Mind Matters Natural and Artificial Intelligence News and Analysis

What Does AI in Education Mean for Critical Thinking Skills?

Students, as reported at Motherboard, are increasingly using GPT-3 and other text-generator programs to write essays for them

The COVID pandemic pushed a lot of school coursework to the internet, with an increased reliance on true/false and multiple-choice tests that can be taken online and graded quickly and conveniently. Not surprisingly, once questions went online, so did answers, with several companies posting (for a fee) solutions for students who would rather Google answers than watch Zoomed lectures.

To fit into a true/false or multiple-choice format, the questions are generally little more than a recitation of definitions, facts, and calculations. Here, for example, are three statistics questions I found at a question/answer site:

Question: True or false: A group of subjects selected from the group of all subjects under study is called a sample.

Question: You are interested in how stress affects heart rate in humans. Your dependent variable would be the _______. A. Interest; B. Heart rate; C. Humans; D. Stress

Question: What are the mode and the mean for the following set of numbers? {4, 9, 8, 2, 16, 4, 4, 8 ,9, 6 A. Mean = 7, mode =8; B. Mean = 7, mode =4; C. Mean = 6, mode =8; D. Mean = 8, mode =9

Answer: B. Mean = 7, mode =4.

One might think that essay assignments would get around the online-answer problem. But one would be wrong. A recent article at Motherboard reported that students are increasingly using GPT-3 and other text-generator programs to write essays for them.

These programs use vast databases of written text to identify “tokens,” common sequences of characters (typically words but also parts of words) and to predict which token will come next in a sequence of tokens. The result is often well-written sentences, paragraphs, and essays. Since the programs generate text one token at a time, they are not flagged by plagiarism-detection programs. In addition to generating text, GPT-3 flawlessly answered the three statistics questions given above.

Motherboard quoted one student who rationalized the reliance on GPT-3 as a shrewd work-around for “busywork”:

I like to learn a lot [and] sometimes schoolwork that I have done before makes me procrastinate and not turn in the assignment… Being able to do it faster and more efficient seems like a skill to me.

Learning how to cheat is certainly not a traditional educational goal! In addition, a reliance on GPT-3 and the like sidesteps creativity, hard work, and resilience which are, in and of themselves, worthwhile educational objectives.

Jeremy Roschelle of Digital Science has written that

One of the hardest things about being an educator in the age of #AI is going to be the need to re-think what we are really trying to develop in our students and how the assignments we make align to those elements of knowledge, skills and abilities. (translation)

Some fear that the uncanny ability of computer algorithms to answer test questions and write human-like essays foreshadows the end of educational testing. It isn’t fair to reward humans with A grades if algorithms are doing the assignments.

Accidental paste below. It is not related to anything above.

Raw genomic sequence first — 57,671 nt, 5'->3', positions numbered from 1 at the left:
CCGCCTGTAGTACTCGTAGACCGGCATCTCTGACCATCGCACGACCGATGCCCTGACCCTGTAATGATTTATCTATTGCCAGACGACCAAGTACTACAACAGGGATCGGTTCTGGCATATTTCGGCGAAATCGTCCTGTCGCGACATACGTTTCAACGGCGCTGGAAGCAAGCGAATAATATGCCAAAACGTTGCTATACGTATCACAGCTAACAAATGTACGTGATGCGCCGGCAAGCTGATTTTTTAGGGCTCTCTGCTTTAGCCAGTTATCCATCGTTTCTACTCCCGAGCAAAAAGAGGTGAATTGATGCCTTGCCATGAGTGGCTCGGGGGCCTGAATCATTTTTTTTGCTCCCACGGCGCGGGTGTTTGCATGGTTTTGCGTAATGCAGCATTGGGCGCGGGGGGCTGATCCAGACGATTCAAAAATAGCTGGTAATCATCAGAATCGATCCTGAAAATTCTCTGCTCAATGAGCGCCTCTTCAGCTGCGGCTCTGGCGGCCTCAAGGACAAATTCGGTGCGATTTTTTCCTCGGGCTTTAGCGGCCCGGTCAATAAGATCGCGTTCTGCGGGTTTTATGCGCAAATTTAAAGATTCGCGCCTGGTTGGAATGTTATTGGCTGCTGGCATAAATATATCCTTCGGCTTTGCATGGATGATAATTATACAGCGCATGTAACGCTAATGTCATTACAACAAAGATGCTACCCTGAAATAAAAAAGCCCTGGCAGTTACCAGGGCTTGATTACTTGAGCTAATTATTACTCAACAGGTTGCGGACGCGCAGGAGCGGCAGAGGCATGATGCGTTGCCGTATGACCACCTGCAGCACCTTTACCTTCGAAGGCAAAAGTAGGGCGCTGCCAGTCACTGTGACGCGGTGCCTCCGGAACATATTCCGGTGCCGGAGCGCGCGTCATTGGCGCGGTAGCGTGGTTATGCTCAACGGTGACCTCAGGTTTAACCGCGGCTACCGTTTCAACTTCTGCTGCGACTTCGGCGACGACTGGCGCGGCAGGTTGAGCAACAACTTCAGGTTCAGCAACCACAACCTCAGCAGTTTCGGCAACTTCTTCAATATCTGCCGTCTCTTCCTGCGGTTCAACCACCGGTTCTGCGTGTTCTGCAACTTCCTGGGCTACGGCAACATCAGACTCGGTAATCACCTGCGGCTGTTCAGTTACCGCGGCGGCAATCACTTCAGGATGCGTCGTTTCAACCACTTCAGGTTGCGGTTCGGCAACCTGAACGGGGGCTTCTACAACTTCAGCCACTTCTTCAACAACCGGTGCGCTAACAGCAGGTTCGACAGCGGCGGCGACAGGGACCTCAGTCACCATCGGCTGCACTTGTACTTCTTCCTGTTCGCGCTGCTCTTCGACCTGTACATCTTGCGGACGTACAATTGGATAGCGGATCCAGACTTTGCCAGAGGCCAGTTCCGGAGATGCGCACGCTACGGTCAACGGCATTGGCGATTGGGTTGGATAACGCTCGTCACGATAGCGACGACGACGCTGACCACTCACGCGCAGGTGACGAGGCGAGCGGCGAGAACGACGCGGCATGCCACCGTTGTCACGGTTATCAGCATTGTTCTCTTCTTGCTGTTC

On the other hand, one of the most important — perhaps the most important — educational goal is to help students develop critical thinking abilities. Robert Ennis has identified several hallmarks of critical thinking, including

● Judges well the credibility of sources
● Identifies conclusions, reasons, and assumptions
● Judges well the quality of an argument, including the acceptability of its reasons, assumptions, evidence
● Can well develop and defend a reasonable position
● Formulates plausible hypotheses, plans experiments well
● Draws conclusions when warranted, but with caution

Such skills are exactly what AI lacks. AI algorithms will fail class assignments that assess critical-thinking abilities.

I tested GPT-3 with two questions from the midterm examination that I recently gave to my introductory statistics class. Both GPT-3 answers were wrong. GPT-3’s answer to the second question is a nice example of what Ernie Davis and Gary Marcus mean when they call a program like GPT-3 “a fluent spouter of bullshit.”

Human: A Vanguard study of all mutual funds operating in 2013 found that 62% had beaten the overall stock market during the previous five years. What statistical problem do you see here?

AI: I don’t see any statistical problems here.

Human: In 1999 Sally Clark, an English solicitor, was accused of murdering her two infant sons; she said that both children had died of sudden infant death syndrome (SIDS). A pediatric professor testified for the prosecution that the probability that a child in an affluent family would suffer SIDS is 1/8500 and, therefore, the probability that two children in the family would suffer SIDS is (1/8500)(1/8500) = 1/72,250,000, or about 1 in 72 million. As an expert witness for the defense, how might you challenge the 1-in-72 million calculation?

AI: There are several ways to challenge the 1 in 72 million calculation. For example, the defense could argue that the statistic is based on an outdated understanding of SIDS, that the statistic does not take into account all of the relevant factors, or that the statistic is overly simplistic and does not reflect the complexities of the issue.

AI has overpromised and underdelivered in many ways. Here, we may have an example of an unintended benefit of AI — if it compels educators to teach and test critical thinking skills instead of the rote memorization and BS essays that AI excels at. From a practical standpoint, such an education will prepare students for jobs that will not soon be taken over by computers. If there is an AI-inspired revolution in education, the gap between human intelligence and artificial intelligence will grow even wider.